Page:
As the US approaches its debt limit next week, White House press secretary Jean-Pierre called on both parties to reach an agreement to lift it.
As the country approaches its statutory debt limit next week, there could be a political battle in Congress over the issue. Jean-Pierre urged both parties to work together to resolve the situation.
"Although she wouldn't provide the exact details of the agreement, Jean-Pierre noted that the country has been able to meet its financial obligations in a bipartisan manner for several decades."
She noted that the country's debt ceiling has been raised three times under the presidency of Donald Trump.
The situation could get even more complicated this time due to the machinations in the Capitol.
House Speaker Kevin McCarthy had to make some concessions in order to get around the 20 holdouts in his party. One of these was agreeing to include a provision that would allow the government to increase its debt ceiling while also implementing spending cuts.
Pete Aguilar, the head of the House Democrats' caucus, warned that the Republican-controlled House could be headed toward a debt default and division. As a result, the Senate and House may use the debt limit to force changes in the country's policies.
According to Janet Yellen, the treasury secretary, the country would be able to continue paying its bills through June if Congress passes temporary measures.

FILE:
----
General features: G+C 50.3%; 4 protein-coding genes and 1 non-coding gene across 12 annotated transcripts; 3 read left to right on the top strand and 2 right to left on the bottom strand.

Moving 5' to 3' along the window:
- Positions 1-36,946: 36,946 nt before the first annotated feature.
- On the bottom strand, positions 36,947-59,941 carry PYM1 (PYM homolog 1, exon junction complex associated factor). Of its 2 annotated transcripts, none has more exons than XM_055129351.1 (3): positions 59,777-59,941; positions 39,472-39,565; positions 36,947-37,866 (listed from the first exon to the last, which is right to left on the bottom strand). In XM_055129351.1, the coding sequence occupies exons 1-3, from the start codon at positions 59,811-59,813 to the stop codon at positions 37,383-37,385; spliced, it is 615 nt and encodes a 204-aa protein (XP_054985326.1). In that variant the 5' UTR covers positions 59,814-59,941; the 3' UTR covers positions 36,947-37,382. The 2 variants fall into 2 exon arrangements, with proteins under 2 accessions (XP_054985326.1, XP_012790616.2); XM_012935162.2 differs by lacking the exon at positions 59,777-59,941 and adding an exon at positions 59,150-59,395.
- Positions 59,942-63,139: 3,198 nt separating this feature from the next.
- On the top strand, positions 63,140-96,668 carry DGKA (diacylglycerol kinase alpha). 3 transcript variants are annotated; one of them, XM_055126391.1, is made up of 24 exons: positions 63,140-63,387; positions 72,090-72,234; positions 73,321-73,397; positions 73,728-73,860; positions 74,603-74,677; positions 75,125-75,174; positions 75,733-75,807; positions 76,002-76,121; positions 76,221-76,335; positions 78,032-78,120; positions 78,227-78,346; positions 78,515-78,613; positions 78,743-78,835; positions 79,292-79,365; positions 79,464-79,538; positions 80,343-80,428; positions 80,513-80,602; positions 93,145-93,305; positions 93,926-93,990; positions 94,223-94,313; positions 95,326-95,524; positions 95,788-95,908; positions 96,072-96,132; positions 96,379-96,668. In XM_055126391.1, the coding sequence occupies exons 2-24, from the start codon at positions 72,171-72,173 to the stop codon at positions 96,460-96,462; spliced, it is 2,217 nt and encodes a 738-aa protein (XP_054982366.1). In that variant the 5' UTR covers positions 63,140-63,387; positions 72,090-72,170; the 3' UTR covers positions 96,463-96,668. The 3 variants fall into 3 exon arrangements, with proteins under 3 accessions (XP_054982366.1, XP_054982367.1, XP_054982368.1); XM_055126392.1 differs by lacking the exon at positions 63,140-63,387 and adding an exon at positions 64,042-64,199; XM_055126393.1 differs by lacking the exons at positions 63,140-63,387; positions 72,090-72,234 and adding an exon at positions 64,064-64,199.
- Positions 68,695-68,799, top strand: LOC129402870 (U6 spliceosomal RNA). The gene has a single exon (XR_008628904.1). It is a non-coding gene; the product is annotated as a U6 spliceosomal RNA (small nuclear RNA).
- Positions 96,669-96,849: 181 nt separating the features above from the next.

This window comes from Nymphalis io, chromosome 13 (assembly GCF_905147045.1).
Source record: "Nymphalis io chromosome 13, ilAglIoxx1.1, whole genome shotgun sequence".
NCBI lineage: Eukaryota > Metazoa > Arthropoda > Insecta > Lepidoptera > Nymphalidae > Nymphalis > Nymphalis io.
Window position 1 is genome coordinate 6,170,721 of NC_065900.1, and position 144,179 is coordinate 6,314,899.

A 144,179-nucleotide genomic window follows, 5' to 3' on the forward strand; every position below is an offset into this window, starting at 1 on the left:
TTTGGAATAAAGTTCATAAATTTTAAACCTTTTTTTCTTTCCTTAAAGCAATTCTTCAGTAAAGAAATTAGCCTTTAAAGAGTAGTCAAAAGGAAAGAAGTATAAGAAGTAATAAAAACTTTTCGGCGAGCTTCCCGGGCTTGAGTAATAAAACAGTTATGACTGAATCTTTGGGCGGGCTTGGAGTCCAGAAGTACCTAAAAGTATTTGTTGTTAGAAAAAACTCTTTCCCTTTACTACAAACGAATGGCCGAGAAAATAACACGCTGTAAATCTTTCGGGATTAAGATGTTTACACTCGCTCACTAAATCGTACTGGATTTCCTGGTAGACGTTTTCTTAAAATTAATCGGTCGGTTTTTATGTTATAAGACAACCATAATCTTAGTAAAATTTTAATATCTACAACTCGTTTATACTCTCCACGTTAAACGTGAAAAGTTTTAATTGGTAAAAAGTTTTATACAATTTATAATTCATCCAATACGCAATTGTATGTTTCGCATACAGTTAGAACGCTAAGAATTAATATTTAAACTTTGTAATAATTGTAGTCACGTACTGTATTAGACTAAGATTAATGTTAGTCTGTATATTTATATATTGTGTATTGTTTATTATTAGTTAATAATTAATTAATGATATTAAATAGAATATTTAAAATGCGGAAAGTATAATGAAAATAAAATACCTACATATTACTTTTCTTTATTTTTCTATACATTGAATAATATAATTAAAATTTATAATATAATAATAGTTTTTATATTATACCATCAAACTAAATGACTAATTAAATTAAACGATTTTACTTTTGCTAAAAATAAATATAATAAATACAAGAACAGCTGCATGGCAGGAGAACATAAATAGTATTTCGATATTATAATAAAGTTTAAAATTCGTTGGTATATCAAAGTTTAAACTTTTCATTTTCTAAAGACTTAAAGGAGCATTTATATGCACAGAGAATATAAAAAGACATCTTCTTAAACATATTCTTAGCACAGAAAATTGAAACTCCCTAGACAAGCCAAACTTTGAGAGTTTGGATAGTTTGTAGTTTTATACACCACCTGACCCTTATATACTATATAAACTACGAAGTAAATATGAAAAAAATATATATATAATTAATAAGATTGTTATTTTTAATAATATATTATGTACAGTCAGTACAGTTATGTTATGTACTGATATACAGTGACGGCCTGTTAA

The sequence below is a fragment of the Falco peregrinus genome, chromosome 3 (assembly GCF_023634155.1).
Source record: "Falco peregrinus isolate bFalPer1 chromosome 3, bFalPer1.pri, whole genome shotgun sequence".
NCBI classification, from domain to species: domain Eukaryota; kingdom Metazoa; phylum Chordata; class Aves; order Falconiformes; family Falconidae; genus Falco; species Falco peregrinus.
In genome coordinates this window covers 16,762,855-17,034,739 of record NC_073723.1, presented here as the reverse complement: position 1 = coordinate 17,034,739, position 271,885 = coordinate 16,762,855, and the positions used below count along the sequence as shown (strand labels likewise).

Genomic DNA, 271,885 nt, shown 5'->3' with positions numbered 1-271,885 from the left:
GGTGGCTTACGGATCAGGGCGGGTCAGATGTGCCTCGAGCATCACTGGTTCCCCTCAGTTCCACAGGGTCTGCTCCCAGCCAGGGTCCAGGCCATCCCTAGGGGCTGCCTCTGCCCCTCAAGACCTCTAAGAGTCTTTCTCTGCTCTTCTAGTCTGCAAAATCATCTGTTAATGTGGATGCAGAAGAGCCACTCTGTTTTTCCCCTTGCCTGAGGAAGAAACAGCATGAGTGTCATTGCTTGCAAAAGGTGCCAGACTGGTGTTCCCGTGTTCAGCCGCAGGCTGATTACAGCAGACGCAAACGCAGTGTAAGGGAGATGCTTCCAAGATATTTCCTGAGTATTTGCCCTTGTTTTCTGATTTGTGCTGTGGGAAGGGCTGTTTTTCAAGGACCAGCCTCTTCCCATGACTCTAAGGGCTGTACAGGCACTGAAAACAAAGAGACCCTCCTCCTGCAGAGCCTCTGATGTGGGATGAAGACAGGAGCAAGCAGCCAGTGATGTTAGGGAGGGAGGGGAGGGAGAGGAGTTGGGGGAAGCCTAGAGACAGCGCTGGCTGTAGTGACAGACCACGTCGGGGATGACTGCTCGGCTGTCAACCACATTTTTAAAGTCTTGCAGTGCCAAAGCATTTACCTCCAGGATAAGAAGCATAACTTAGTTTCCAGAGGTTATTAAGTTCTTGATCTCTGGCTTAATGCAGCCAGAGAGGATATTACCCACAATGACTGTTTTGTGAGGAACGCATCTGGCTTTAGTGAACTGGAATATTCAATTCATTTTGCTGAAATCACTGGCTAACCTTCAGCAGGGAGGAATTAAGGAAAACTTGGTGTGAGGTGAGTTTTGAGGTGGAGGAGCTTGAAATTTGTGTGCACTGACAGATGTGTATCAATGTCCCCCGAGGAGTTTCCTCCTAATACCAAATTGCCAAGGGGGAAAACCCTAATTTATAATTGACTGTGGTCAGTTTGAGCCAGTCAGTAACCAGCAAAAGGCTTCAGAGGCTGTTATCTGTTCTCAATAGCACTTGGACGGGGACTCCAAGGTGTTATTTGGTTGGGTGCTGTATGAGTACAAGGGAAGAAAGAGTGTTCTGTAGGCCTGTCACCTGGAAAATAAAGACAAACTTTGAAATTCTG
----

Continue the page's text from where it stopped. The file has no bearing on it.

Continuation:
The White House is closely involved in the situation, the press secretary noted.
"Jean-Pierre also noted that the White House's legislative affairs division has been in contact with the newly elected members of Congress. She said the president has regularly been in touch with them."
It's up to Congress to make the decisions regarding the country's financial obligations.
Andrew Bates, a White House spokesperson, noted that the fight over the debt ceiling has been like holding a gun to the retirement accounts and jobs of millions of Americans.
"According to Bates, the country is experiencing a declining inflation rate and the lowest unemployment in 50 years. However, unless Congress can pass an extreme agenda, it could lead to the destruction of millions of jobs and the bankruptcy of many businesses."
The preceding is a summary of an article that originally appeared on Washington Examiner.